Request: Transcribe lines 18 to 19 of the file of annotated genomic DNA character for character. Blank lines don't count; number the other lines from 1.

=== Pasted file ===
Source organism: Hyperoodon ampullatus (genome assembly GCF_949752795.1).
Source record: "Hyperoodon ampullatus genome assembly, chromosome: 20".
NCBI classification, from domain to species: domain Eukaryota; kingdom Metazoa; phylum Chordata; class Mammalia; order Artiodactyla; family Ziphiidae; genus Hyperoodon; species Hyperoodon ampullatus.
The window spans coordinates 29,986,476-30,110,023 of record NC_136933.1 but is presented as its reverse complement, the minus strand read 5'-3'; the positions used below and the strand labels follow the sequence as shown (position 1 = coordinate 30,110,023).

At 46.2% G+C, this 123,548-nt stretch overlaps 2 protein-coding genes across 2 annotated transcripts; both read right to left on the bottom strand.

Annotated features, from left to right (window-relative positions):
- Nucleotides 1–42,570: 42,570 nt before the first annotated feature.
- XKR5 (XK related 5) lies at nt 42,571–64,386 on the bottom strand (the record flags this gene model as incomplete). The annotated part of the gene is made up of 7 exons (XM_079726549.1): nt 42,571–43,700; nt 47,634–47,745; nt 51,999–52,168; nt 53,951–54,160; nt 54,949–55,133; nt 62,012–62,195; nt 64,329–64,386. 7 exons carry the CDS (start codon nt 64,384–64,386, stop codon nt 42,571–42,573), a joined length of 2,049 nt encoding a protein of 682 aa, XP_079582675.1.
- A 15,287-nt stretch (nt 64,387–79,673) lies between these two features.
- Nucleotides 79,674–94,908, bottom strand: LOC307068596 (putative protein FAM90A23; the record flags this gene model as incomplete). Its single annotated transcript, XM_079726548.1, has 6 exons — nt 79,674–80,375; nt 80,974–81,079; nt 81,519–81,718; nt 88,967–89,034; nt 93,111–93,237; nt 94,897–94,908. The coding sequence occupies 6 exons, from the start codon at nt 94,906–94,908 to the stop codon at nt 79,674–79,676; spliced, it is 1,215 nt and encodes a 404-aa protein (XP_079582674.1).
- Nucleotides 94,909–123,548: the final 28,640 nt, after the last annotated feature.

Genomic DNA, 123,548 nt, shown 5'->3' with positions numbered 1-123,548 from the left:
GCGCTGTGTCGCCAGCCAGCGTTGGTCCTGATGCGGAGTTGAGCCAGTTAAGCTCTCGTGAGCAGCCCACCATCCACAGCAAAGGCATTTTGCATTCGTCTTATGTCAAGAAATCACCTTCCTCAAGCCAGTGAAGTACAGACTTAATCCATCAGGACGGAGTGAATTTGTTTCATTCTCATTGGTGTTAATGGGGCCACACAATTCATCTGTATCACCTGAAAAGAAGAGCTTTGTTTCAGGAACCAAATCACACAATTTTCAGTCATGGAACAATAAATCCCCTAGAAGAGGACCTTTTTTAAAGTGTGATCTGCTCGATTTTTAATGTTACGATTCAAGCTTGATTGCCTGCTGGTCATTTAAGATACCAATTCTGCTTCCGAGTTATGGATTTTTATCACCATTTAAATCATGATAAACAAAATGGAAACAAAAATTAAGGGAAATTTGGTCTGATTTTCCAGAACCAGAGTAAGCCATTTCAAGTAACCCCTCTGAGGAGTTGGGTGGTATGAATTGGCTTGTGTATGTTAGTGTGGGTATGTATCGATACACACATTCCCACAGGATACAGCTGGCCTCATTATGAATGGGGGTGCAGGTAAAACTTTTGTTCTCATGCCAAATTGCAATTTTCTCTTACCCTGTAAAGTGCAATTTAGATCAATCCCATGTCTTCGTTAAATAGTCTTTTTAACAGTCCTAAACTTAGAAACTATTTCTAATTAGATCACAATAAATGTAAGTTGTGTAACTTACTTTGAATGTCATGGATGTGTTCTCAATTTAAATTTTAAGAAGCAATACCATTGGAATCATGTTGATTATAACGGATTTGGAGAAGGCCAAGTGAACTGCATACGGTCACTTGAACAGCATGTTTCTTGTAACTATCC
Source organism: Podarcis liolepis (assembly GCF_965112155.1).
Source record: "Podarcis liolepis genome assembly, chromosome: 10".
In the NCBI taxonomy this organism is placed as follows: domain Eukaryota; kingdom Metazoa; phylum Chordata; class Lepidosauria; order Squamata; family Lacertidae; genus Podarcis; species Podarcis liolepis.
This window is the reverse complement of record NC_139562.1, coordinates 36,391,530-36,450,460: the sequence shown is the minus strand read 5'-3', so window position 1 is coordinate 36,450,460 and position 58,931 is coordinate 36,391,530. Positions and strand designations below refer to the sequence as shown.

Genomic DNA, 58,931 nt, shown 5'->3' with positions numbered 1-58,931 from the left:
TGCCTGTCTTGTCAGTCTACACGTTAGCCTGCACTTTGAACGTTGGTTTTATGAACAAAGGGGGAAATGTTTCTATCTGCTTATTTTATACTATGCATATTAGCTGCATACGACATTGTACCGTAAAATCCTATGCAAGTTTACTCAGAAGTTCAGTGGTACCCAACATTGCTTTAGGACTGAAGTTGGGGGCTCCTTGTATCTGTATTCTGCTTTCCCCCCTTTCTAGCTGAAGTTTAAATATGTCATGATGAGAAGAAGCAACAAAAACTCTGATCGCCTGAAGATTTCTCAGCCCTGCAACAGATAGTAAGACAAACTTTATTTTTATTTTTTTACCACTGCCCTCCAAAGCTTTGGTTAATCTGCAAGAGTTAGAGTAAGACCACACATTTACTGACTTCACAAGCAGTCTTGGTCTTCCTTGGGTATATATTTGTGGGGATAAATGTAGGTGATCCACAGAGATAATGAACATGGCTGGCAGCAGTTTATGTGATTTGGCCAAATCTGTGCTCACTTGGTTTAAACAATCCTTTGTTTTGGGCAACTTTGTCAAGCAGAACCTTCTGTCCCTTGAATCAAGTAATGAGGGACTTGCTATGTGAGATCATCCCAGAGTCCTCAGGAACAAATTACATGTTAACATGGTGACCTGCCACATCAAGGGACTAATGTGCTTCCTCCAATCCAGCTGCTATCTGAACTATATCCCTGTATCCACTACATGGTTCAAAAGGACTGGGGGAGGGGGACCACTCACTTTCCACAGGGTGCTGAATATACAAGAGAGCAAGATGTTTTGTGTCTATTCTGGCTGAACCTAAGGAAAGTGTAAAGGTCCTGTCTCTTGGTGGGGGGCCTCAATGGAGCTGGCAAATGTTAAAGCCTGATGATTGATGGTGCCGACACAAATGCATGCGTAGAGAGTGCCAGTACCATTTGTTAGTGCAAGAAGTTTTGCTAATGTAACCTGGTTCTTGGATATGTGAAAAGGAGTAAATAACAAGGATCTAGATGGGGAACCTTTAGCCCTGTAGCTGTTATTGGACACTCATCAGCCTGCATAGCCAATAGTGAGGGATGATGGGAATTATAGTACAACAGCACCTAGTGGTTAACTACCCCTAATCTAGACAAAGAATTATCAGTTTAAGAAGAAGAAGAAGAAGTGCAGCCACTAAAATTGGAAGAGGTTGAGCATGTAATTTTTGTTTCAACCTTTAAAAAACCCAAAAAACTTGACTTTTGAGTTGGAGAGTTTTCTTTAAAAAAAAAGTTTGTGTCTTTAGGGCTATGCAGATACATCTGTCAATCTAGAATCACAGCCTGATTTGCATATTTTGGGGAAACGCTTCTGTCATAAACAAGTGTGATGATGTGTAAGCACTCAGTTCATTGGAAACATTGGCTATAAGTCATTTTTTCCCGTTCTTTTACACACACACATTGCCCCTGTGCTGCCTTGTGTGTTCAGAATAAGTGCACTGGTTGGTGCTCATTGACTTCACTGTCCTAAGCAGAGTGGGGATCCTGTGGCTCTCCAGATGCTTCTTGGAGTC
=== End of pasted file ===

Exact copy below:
Genomic DNA, 58,931 nt, shown 5'->3' with positions numbered 1-58,931 from the left:
TGCCTGTCTTGTCAGTCTACACGTTAGCCTGCACTTTGAACGTTGGTTTTATGAACAAAGGGGGAAATGTTTCTATCTGCTTATTTTATACTATGCATATTAGCTGCATACGACATTGTACCGTAAAATCCTATGCAAGTTTACTCAGAAGTTCAGTGGTACCCAACATTGCTTTAGGACTGAAGTTGGGGGCTCCTTGTATCTGTATTCTGCTTTCCCCCCTTTCTAGCTGAAGTTTAAATATGTCATGATGAGAAGAAGCAACAAAAACTCTGATCGCCTGAAGATTTCTCAGCCCTGCAACAGATAGTAAGACAAACTTTATTTTTATTTTTTTACCACTGCCCTCCAAAGCTTTGGTTAATCTGCAAGAGTTAGAGTAAGACCACACATTTACTGACTTCACAAGCAGTCTTGGTCTTCCTTGGGTATATATTTGTGGGGATAAATGTAGGTGATCCACAGAGATAATGAACATGGCTGGCAGCAGTTTATGTGATTTGGCCAAATCTGTGCTCACTTGGTTTAAACAATCCTTTGTTTTGGGCAACTTTGTCAAGCAGAACCTTCTGTCCCTTGAATCAAGTAATGAGGGACTTGCTATGTGAGATCATCCCAGAGTCCTCAGGAACAAATTACATGTTAACATGGTGACCTGCCACATCAAGGGACTAATGTGCTTCCTCCAATCCAGCTGCTATCTGAACTATATCCCTGTATCCACTACATGGTTCAAAAGGACTGGGGGAGGGGGACCACTCACTTTCCACAGGGTGCTGAATATACAAGAGAGCAAGATGTTTTGTGTCTATTCTGGCTGAACCTAAGGAAAGTGTAAAGGTCCTGTCTCTTGGTGGGGGGCCTCAATGGAGCTGGCAAATGTTAAAGCCTGATGATTGATGGTGCCGACACAAATGCATGCGTAGAGAGTGCCAGTACCATTTGTTAGTGCAAGAAGTTTTGCTAATGTAACCTGGTTCTTGGATATGTGAAAAGGAGTAAATAACAAGGATCTAGATGGGGAACCTTTAGCCCTGTAGCTGTTATTGGACACTCATCAGCCTGCATAGCCAATAGTGAGGGATGATGGGAATTATAGTACAACAGCACCTAGTGGTTAACTACCCCTAATCTAGACAAAGAATTATCAGTTTAAGAAGAAGAAGAAGAAGTGCAGCCACTAAAATTGGAAGAGGTTGAGCATGTAATTTTTGTTTCAACCTTTAAAAAACCCAAAAAACTTGACTTTTGAGTTGGAGAGTTTTCTTTAAAAAAAAAGTTTGTGTCTTTAGGGCTATGCAGATACATCTGTCAATCTAGAATCACAGCCTGATTTGCATATTTTGGGGAAACGCTTCTGTCATAAACAAGTGTGATGATGTGTAAGCACTCAGTTCATTGGAAACATTGGCTATAAGTCATTTTTTCCCGTTCTTTTACACACACACATTGCCCCTGTGCTGCCTTGTGTGTTCAGAATAAGTGCACTGGTTGGTGCTCATTGACTTCACTGTCCTAAGCAGAGTGGGGATCCTGTGGCTCTCCAGATGCTTCTTGGAGTC